At the end of the day this is a pretty solid collection of stories. Each one held my attention and felt important in its own way, although I think my two favorites are “The Paperboy” and “Bloody Dogs”. Towse writes like a modern day Edgar Allan Poe (with his focus on unreliable narrators and tragedy) mixed with someone like Roald Dahl or Ray Bradbury (with his conflicted characters and variations on the “deal with a devil” trope). There’s plenty to enjoy here, and I recommend you checking it out!

Rating: ⭐️⭐️⭐️⭐️

If you want to learn more about Mark Towse and his work then check out his website (https://marktowsedarkfiction.wordpress.com/) or follow him on Instagram (https://www.instagram.com/towseywrites/) and Twitter (https://twitter.com/MarkTowsey12).

If you want to buy this book, and also support local bookstores, then click the link below! (*note: this is an affiliate link, meaning I get a small percentage if you buy the book after clicking on it*)

https://bookshop.org/a/10372/9781941918562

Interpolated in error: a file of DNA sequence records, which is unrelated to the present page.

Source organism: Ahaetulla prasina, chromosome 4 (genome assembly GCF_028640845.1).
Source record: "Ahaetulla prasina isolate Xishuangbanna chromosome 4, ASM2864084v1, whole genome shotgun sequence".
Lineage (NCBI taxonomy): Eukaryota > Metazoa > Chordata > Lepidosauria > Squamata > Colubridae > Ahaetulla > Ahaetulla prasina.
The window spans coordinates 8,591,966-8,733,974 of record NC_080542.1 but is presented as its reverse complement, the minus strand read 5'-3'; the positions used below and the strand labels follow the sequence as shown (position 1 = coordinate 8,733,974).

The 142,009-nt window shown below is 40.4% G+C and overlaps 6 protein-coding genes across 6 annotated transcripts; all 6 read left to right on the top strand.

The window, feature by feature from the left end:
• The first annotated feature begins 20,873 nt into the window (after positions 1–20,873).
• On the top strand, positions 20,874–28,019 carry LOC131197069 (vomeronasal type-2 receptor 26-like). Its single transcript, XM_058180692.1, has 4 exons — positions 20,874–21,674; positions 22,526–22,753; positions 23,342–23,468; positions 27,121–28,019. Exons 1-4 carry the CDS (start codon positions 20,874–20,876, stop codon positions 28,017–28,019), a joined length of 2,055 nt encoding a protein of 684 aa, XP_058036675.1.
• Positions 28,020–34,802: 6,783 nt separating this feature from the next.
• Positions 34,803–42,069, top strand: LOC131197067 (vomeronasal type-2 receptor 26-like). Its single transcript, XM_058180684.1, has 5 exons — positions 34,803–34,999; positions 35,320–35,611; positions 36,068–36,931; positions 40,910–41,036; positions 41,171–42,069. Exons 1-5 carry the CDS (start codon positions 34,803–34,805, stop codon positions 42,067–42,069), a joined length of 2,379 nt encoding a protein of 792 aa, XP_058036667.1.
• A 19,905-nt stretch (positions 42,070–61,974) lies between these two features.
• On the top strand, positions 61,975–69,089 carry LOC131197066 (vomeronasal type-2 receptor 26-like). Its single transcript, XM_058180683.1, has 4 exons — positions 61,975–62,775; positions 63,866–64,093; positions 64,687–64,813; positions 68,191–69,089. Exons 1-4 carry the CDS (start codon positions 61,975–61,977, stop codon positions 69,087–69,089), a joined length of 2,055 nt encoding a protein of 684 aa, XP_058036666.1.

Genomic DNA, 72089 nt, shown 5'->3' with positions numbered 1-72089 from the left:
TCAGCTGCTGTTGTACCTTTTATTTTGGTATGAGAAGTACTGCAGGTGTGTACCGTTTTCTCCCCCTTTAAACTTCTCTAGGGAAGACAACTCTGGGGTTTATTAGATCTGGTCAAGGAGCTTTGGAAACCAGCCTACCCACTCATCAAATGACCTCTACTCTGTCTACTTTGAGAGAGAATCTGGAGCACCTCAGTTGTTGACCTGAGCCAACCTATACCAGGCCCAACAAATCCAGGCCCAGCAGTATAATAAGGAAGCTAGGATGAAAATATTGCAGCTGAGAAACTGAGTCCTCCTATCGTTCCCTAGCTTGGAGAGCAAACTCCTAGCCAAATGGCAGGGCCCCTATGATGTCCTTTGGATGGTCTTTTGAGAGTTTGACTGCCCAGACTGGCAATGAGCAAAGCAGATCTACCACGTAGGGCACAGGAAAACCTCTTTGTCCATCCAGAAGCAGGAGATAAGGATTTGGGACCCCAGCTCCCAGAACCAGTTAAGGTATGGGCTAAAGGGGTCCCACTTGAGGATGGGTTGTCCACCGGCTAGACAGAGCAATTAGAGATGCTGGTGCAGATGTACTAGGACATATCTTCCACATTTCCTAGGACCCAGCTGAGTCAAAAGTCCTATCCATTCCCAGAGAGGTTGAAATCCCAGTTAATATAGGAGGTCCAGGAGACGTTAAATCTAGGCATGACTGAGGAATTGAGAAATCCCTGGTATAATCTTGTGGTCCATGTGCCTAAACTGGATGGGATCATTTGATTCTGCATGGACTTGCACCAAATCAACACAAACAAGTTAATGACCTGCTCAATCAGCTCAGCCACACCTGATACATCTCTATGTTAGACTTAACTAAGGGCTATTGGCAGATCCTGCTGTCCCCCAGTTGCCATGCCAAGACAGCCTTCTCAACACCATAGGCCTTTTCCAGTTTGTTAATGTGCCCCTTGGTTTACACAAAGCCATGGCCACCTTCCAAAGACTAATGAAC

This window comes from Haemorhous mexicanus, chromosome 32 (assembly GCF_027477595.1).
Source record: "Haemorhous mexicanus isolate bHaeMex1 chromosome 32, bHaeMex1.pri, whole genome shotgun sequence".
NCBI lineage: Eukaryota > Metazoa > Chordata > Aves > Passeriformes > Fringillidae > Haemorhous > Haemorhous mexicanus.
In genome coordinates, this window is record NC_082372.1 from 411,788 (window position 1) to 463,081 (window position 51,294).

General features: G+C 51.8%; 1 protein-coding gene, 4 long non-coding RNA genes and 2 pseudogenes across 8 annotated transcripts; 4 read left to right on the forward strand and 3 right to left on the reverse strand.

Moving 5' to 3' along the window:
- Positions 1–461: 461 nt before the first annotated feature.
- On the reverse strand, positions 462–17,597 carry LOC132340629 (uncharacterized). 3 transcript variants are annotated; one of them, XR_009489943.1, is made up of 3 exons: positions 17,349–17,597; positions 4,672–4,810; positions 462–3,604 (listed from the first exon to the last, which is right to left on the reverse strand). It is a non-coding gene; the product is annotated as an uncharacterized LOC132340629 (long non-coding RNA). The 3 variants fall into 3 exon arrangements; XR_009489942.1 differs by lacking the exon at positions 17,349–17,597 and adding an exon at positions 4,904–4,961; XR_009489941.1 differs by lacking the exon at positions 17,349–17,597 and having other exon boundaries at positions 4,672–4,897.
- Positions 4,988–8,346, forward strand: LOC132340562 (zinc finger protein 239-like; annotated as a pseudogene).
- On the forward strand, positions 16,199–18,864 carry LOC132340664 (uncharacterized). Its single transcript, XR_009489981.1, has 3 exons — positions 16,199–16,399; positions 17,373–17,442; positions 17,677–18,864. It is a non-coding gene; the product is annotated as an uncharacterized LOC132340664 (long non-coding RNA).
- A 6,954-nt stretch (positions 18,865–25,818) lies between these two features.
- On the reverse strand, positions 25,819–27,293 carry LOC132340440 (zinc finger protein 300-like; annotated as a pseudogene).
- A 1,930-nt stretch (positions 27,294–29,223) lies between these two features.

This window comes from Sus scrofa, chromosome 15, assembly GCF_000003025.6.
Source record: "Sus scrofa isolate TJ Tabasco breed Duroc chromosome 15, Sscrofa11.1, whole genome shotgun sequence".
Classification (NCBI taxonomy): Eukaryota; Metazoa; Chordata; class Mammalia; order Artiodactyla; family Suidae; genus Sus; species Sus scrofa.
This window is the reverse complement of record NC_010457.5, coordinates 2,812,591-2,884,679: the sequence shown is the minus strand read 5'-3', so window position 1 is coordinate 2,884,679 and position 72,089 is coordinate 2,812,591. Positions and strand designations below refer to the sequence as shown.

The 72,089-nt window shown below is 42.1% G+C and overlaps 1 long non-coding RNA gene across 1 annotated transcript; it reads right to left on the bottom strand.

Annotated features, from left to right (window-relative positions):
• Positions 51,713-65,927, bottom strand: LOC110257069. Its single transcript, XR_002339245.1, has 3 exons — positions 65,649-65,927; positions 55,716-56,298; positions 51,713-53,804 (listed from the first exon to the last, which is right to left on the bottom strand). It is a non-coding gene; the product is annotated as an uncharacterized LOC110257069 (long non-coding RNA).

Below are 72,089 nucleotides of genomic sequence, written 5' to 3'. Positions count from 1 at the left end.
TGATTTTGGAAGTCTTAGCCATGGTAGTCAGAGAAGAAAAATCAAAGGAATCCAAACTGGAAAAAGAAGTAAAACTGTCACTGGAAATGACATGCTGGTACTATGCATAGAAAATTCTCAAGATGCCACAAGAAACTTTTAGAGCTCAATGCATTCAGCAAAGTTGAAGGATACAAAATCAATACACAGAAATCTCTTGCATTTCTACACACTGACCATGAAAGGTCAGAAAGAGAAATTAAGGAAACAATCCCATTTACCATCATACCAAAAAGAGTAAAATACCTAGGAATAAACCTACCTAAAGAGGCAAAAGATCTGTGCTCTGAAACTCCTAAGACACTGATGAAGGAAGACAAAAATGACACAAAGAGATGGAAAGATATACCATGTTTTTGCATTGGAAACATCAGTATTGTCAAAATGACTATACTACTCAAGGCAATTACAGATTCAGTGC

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📝Review of 𝔽𝕒𝕔𝕖 𝕥𝕙𝕖 𝕄𝕦𝕤𝕚𝕔 +++ “𝘐 𝘸𝘢𝘴𝘯’𝘵 𝘢𝘭𝘸𝘢𝘺𝘴 𝘭𝘪𝘬𝘦 𝘵𝘩𝘪𝘴. 𝘐 𝘸𝘢𝘴 𝘩𝘢𝘱𝘱𝘺 𝘰𝘯𝘤𝘦” +++ Like most short story collections, the tales in Face the Music are an array of hits and misses. Thankfully they tend to land more often than not. There are a lot of stories involving the nearly or recently departed, but I appreciate that Towse also mixes in a variety of other tales amidst the ghost ones. There are lots of interesting ideas posed here, such as what do you do when the sky starts raining blood? How far would you go to save the ones you love? What happens when those creepy old people are just a little too friendly? And just who are those strange bird people anyways? Across all story types there are repeated themes of loss, grief, and revenge, and it’s in the focus on these themes that the collection anchors itself. The writing is good, and it has a dreamy quality to it. I felt like I was floating through the book, unbound by time and space, a passenger witness to the horrors facing the main characters. And there are all types of horrors present, from terrifying monsters to the monsters hiding within us. The title of the collection is very apt, as each story features someone “facing the music” in some way (whether it be facing their fears, facing acceptance of a reality they can’t change, facing a crossroads of difficult decisions, facing a seemingly unbeatable foe, and so on) At the end of the day this is a pretty solid collection of stories. Each one held my attention and felt important in its own way, although I think my two favorites are “The Paperboy” and “Bloody Dogs”. Towse writes like a modern day Edgar Allan Poe (with his focus on unreliable narrators and tragedy) mixed with someone like Roald Dahl or Ray Bradbury (with his conflicted characters and variations on the “deal with a devil” trope). There’s plenty to enjoy here, and I recommend you checking it out! Check out my blog or Goodreads for my full review! Huge thank you to @towseywrites for sending me a copy in exchange for an honest review! +++ Rating: ⭐️⭐️⭐️⭐️